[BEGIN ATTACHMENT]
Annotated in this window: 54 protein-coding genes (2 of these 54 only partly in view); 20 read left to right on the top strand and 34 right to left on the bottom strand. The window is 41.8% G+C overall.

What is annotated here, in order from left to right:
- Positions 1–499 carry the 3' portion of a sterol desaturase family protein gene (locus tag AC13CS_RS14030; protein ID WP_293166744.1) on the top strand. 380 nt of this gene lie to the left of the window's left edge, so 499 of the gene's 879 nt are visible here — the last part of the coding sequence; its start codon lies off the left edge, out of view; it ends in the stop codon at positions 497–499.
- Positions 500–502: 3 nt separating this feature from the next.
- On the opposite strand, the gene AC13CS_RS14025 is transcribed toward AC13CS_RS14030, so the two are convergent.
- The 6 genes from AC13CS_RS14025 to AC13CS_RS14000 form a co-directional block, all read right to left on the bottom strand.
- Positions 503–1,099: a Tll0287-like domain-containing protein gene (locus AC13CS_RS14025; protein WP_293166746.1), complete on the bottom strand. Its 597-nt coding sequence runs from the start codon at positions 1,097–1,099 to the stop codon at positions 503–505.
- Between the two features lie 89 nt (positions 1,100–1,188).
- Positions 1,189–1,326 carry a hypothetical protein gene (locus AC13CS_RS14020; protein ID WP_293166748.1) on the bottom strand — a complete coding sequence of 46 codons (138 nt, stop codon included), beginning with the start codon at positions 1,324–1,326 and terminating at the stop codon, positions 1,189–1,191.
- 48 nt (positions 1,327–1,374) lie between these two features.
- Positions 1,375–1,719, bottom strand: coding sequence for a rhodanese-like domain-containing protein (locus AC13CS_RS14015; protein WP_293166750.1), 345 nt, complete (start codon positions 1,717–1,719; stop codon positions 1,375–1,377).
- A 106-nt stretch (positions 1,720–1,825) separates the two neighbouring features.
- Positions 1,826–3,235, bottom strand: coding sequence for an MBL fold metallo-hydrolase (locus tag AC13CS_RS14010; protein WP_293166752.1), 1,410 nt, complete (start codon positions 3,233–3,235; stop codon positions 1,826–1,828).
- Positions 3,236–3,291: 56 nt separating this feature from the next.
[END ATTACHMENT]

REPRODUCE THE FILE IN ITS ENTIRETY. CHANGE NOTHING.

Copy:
Annotated in this window: 54 protein-coding genes (2 of these 54 only partly in view); 20 read left to right on the top strand and 34 right to left on the bottom strand. The window is 41.8% G+C overall.

What is annotated here, in order from left to right:
- Positions 1–499 carry the 3' portion of a sterol desaturase family protein gene (locus tag AC13CS_RS14030; protein ID WP_293166744.1) on the top strand. 380 nt of this gene lie to the left of the window's left edge, so 499 of the gene's 879 nt are visible here — the last part of the coding sequence; its start codon lies off the left edge, out of view; it ends in the stop codon at positions 497–499.
- Positions 500–502: 3 nt separating this feature from the next.
- On the opposite strand, the gene AC13CS_RS14025 is transcribed toward AC13CS_RS14030, so the two are convergent.
- The 6 genes from AC13CS_RS14025 to AC13CS_RS14000 form a co-directional block, all read right to left on the bottom strand.
- Positions 503–1,099: a Tll0287-like domain-containing protein gene (locus AC13CS_RS14025; protein WP_293166746.1), complete on the bottom strand. Its 597-nt coding sequence runs from the start codon at positions 1,097–1,099 to the stop codon at positions 503–505.
- Between the two features lie 89 nt (positions 1,100–1,188).
- Positions 1,189–1,326 carry a hypothetical protein gene (locus AC13CS_RS14020; protein ID WP_293166748.1) on the bottom strand — a complete coding sequence of 46 codons (138 nt, stop codon included), beginning with the start codon at positions 1,324–1,326 and terminating at the stop codon, positions 1,189–1,191.
- 48 nt (positions 1,327–1,374) lie between these two features.
- Positions 1,375–1,719, bottom strand: coding sequence for a rhodanese-like domain-containing protein (locus AC13CS_RS14015; protein WP_293166750.1), 345 nt, complete (start codon positions 1,717–1,719; stop codon positions 1,375–1,377).
- A 106-nt stretch (positions 1,720–1,825) separates the two neighbouring features.
- Positions 1,826–3,235, bottom strand: coding sequence for an MBL fold metallo-hydrolase (locus tag AC13CS_RS14010; protein WP_293166752.1), 1,410 nt, complete (start codon positions 3,233–3,235; stop codon positions 1,826–1,828).
- Positions 3,236–3,291: 56 nt separating this feature from the next.